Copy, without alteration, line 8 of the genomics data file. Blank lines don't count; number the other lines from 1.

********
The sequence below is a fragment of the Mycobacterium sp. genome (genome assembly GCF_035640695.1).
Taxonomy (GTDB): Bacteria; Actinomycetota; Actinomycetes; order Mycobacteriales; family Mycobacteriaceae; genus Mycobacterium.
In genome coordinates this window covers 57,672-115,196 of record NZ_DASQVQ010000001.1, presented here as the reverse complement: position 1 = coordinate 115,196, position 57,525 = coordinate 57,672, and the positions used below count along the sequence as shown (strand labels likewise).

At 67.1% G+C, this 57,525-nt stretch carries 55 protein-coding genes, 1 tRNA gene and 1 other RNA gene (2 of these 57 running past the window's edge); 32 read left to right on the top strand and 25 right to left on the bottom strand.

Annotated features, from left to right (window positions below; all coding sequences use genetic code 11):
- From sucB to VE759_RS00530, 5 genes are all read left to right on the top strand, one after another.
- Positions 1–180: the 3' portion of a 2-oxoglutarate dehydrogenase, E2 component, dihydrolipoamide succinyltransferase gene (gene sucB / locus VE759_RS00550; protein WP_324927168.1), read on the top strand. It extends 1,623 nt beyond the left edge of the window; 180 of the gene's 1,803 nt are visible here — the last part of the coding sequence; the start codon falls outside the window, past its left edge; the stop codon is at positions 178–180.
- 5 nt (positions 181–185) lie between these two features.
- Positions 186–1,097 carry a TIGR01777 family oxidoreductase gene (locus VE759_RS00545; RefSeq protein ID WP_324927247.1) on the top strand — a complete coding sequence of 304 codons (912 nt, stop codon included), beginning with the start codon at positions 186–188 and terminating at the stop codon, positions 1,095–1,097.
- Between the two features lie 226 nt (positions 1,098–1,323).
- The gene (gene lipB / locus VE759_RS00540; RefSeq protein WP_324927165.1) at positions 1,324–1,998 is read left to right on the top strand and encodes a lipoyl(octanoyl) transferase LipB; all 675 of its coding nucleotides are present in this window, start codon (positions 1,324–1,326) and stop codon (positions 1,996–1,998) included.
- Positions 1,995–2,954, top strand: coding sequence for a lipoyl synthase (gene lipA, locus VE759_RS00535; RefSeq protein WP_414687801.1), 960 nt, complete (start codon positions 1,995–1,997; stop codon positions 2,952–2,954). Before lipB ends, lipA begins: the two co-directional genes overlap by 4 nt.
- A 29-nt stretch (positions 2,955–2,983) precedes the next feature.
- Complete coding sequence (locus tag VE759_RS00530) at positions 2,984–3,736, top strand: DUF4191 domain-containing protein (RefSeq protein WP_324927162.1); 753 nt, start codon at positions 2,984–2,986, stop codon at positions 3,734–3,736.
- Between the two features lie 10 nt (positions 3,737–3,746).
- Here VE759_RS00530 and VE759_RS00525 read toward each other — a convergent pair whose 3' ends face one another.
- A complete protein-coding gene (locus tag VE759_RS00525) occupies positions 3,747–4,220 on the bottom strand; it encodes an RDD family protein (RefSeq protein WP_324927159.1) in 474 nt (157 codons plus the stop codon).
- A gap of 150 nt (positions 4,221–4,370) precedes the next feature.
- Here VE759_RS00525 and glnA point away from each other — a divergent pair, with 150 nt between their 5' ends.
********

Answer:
- 5 nt (positions 181–185) lie between these two features.